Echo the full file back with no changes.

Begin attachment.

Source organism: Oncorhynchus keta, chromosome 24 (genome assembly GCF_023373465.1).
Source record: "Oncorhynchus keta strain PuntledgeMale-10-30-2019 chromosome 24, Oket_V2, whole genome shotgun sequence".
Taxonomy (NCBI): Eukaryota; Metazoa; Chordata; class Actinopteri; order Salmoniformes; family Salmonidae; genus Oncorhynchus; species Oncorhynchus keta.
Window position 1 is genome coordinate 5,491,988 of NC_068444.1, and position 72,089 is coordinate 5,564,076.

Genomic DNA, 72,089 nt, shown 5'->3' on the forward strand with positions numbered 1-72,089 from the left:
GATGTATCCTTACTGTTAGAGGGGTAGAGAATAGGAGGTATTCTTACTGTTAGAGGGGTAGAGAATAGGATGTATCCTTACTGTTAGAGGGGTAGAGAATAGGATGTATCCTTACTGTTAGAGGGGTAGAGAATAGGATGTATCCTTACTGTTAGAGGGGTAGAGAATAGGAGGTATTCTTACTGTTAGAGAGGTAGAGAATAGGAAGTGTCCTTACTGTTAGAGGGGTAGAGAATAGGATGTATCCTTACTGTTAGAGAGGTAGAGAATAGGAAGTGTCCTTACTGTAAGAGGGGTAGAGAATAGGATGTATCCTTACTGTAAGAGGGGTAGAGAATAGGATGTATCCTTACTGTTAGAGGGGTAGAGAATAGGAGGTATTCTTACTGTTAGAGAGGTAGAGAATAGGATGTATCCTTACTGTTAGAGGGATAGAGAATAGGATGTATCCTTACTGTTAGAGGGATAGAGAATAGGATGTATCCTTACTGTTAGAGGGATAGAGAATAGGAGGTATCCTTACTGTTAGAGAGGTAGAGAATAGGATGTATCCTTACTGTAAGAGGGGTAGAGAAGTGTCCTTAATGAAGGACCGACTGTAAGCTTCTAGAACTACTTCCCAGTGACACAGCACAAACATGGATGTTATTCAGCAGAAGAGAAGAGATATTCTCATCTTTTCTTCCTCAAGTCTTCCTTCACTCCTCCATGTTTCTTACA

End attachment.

Source organism: Oncorhynchus keta, chromosome 24 (genome assembly GCF_023373465.1).
Source record: "Oncorhynchus keta strain PuntledgeMale-10-30-2019 chromosome 24, Oket_V2, whole genome shotgun sequence".
Taxonomy (NCBI): Eukaryota; Metazoa; Chordata; class Actinopteri; order Salmoniformes; family Salmonidae; genus Oncorhynchus; species Oncorhynchus keta.
Window position 1 is genome coordinate 5,491,988 of NC_068444.1, and position 72,089 is coordinate 5,564,076.

Genomic DNA, 72,089 nt, shown 5'->3' on the forward strand with positions numbered 1-72,089 from the left:
GATGTATCCTTACTGTTAGAGGGGTAGAGAATAGGAGGTATTCTTACTGTTAGAGGGGTAGAGAATAGGATGTATCCTTACTGTTAGAGGGGTAGAGAATAGGATGTATCCTTACTGTTAGAGGGGTAGAGAATAGGATGTATCCTTACTGTTAGAGGGGTAGAGAATAGGAGGTATTCTTACTGTTAGAGAGGTAGAGAATAGGAAGTGTCCTTACTGTTAGAGGGGTAGAGAATAGGATGTATCCTTACTGTTAGAGAGGTAGAGAATAGGAAGTGTCCTTACTGTAAGAGGGGTAGAGAATAGGATGTATCCTTACTGTAAGAGGGGTAGAGAATAGGATGTATCCTTACTGTTAGAGGGGTAGAGAATAGGAGGTATTCTTACTGTTAGAGAGGTAGAGAATAGGATGTATCCTTACTGTTAGAGGGATAGAGAATAGGATGTATCCTTACTGTTAGAGGGATAGAGAATAGGATGTATCCTTACTGTTAGAGGGATAGAGAATAGGAGGTATCCTTACTGTTAGAGAGGTAGAGAATAGGATGTATCCTTACTGTAAGAGGGGTAGAGAAGTGTCCTTAATGAAGGACCGACTGTAAGCTTCTAGAACTACTTCCCAGTGACACAGCACAAACATGGATGTTATTCAGCAGAAGAGAAGAGATATTCTCATCTTTTCTTCCTCAAGTCTTCCTTCACTCCTCCATGTTTCTTACA